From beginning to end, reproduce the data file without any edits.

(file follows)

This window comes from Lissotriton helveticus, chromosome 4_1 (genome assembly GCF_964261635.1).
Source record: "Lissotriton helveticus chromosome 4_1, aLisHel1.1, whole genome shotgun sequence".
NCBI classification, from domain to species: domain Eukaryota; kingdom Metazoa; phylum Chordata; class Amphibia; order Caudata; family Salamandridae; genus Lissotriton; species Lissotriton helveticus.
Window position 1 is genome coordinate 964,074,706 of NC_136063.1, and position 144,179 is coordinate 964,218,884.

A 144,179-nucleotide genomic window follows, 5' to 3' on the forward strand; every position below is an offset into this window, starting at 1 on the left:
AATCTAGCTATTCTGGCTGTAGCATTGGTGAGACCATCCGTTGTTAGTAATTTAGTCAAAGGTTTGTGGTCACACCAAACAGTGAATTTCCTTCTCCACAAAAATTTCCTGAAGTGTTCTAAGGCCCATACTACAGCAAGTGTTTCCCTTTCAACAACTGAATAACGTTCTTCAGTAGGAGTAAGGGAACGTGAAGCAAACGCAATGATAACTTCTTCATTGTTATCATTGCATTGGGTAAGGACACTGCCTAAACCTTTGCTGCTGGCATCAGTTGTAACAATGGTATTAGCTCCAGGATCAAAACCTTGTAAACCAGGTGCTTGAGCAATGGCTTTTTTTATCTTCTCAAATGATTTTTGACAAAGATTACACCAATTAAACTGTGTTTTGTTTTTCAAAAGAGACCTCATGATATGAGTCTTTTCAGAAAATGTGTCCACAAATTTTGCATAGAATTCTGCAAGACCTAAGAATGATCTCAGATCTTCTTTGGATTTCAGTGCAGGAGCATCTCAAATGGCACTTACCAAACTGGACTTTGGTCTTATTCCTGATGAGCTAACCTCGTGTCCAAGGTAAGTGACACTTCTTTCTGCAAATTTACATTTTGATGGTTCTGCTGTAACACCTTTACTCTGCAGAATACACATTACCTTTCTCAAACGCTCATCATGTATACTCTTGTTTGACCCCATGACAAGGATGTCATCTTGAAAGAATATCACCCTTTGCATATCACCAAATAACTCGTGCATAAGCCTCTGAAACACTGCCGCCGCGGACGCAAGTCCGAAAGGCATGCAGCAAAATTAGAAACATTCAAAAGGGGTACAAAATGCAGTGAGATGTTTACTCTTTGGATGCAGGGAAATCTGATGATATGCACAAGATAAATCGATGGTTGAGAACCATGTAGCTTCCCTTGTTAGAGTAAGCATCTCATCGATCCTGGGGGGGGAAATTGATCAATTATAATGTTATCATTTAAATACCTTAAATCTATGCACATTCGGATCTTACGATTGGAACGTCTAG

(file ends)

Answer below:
This window comes from Lissotriton helveticus, chromosome 4_1 (genome assembly GCF_964261635.1).
Source record: "Lissotriton helveticus chromosome 4_1, aLisHel1.1, whole genome shotgun sequence".
NCBI classification, from domain to species: domain Eukaryota; kingdom Metazoa; phylum Chordata; class Amphibia; order Caudata; family Salamandridae; genus Lissotriton; species Lissotriton helveticus.
Window position 1 is genome coordinate 964,074,706 of NC_136063.1, and position 144,179 is coordinate 964,218,884.

A 144,179-nucleotide genomic window follows, 5' to 3' on the forward strand; every position below is an offset into this window, starting at 1 on the left:
AATCTAGCTATTCTGGCTGTAGCATTGGTGAGACCATCCGTTGTTAGTAATTTAGTCAAAGGTTTGTGGTCACACCAAACAGTGAATTTCCTTCTCCACAAAAATTTCCTGAAGTGTTCTAAGGCCCATACTACAGCAAGTGTTTCCCTTTCAACAACTGAATAACGTTCTTCAGTAGGAGTAAGGGAACGTGAAGCAAACGCAATGATAACTTCTTCATTGTTATCATTGCATTGGGTAAGGACACTGCCTAAACCTTTGCTGCTGGCATCAGTTGTAACAATGGTATTAGCTCCAGGATCAAAACCTTGTAAACCAGGTGCTTGAGCAATGGCTTTTTTTATCTTCTCAAATGATTTTTGACAAAGATTACACCAATTAAACTGTGTTTTGTTTTTCAAAAGAGACCTCATGATATGAGTCTTTTCAGAAAATGTGTCCACAAATTTTGCATAGAATTCTGCAAGACCTAAGAATGATCTCAGATCTTCTTTGGATTTCAGTGCAGGAGCATCTCAAATGGCACTTACCAAACTGGACTTTGGTCTTATTCCTGATGAGCTAACCTCGTGTCCAAGGTAAGTGACACTTCTTTCTGCAAATTTACATTTTGATGGTTCTGCTGTAACACCTTTACTCTGCAGAATACACATTACCTTTCTCAAACGCTCATCATGTATACTCTTGTTTGACCCCATGACAAGGATGTCATCTTGAAAGAATATCACCCTTTGCATATCACCAAATAACTCGTGCATAAGCCTCTGAAACACTGCCGCCGCGGACGCAAGTCCGAAAGGCATGCAGCAAAATTAGAAACATTCAAAAGGGGTACAAAATGCAGTGAGATGTTTACTCTTTGGATGCAGGGAAATCTGATGATATGCACAAGATAAATCGATGGTTGAGAACCATGTAGCTTCCCTTGTTAGAGTAAGCATCTCATCGATCCTGGGGGGGGAAATTGATCAATTATAATGTTATCATTTAAATACCTTAAATCTATGCACATTCGGATCTTACGATTGGAACGTCTAG